|Publication number||US4580727 A|
|Application number||US 06/498,329|
|Publication date||Apr 8, 1986|
|Filing date||May 26, 1983|
|Priority date||Jun 3, 1982|
|Also published as||DE3220796A1, DE3220796C2|
|Publication number||06498329, 498329, US 4580727 A, US 4580727A, US-A-4580727, US4580727 A, US4580727A|
|Original Assignee||Ransburg-Gema Ag|
|Export Citation||BiBTeX, EndNote, RefMan|
|Patent Citations (5), Referenced by (15), Classifications (8), Legal Events (4)|
|External Links: USPTO, USPTO Assignment, Espacenet|
The present invention relates to an atomizer for coating objects with powder, and particularly to means for producing spiral rotation of the powder being atomized prior to atomizing.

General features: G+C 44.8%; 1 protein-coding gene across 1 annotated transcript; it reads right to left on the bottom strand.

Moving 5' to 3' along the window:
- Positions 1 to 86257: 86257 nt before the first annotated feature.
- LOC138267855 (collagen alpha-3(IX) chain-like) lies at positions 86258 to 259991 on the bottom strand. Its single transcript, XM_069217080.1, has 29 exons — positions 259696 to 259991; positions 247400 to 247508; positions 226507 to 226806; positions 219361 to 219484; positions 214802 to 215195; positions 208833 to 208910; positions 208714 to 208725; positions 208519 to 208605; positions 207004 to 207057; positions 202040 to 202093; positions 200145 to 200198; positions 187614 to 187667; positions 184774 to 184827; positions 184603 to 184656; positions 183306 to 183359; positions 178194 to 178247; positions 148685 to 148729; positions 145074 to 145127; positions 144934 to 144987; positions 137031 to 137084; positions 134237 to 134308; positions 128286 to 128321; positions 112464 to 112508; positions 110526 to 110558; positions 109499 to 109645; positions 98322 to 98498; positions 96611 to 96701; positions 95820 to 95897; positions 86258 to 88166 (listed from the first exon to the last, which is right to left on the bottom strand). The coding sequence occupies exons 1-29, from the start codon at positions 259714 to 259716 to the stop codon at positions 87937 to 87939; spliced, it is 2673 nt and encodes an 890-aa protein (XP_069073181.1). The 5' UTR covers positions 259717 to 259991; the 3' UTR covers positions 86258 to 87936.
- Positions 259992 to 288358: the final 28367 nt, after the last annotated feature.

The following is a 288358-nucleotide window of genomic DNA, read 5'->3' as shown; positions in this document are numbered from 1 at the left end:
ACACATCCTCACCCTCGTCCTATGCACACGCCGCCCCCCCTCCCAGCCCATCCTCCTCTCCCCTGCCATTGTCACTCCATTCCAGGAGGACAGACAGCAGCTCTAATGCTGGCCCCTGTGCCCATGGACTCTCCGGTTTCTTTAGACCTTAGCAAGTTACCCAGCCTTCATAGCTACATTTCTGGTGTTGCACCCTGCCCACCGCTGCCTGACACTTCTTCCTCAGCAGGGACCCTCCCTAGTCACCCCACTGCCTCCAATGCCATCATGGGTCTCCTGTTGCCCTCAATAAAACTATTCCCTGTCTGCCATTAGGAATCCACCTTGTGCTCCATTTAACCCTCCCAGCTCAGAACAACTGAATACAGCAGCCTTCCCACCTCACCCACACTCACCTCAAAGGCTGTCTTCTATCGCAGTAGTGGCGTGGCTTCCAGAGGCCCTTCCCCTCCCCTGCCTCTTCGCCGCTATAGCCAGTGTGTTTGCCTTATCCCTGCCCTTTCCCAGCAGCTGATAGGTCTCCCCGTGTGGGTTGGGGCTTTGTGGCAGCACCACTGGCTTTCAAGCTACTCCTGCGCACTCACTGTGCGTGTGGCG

One such device is known from German Patent Application DE-OS No. 30 14 133. It shows means for producing spiral rotation of the particles of the gas-powder mixture, which means include a supplementary gas channel which introduces supplementary gas substantially tangentially into the feed channel of the gas-powder mixture. This causes cyclone-like rotation of the gas-powder mixture, around the central axis of the feed channel which conducts this mixture. That rotation takes place relatively far upstream, for example, in the range between 4 cm and 40 cm, of an atomizer nozzle that is arranged at the end of the feed channel. At this nozzle, spraying of the powder is effected by an atomizing gas, which is introduced substantially tangentially. The atomizer nozzle is an open funnel without baffles, so that atomizing is exclusively caused by the simultaneously action of the atomizer gas and by the diffuser effect of the atomizer nozzle. The cyclone-like flow of the mixture, which is effected relatively far upstream, has the purpose of slowing down the flow of mixture and of displacing the particle concentration of the mixture radially outward where the particles are picked up better by the atomizer air and are atomized in a cloud. At the same time as the flow of the gas-powder mixture in the axial direction of the feed channel is slowed, this assures that no "tongue-like" concentration of particles takes place in the atomized cloud of powder.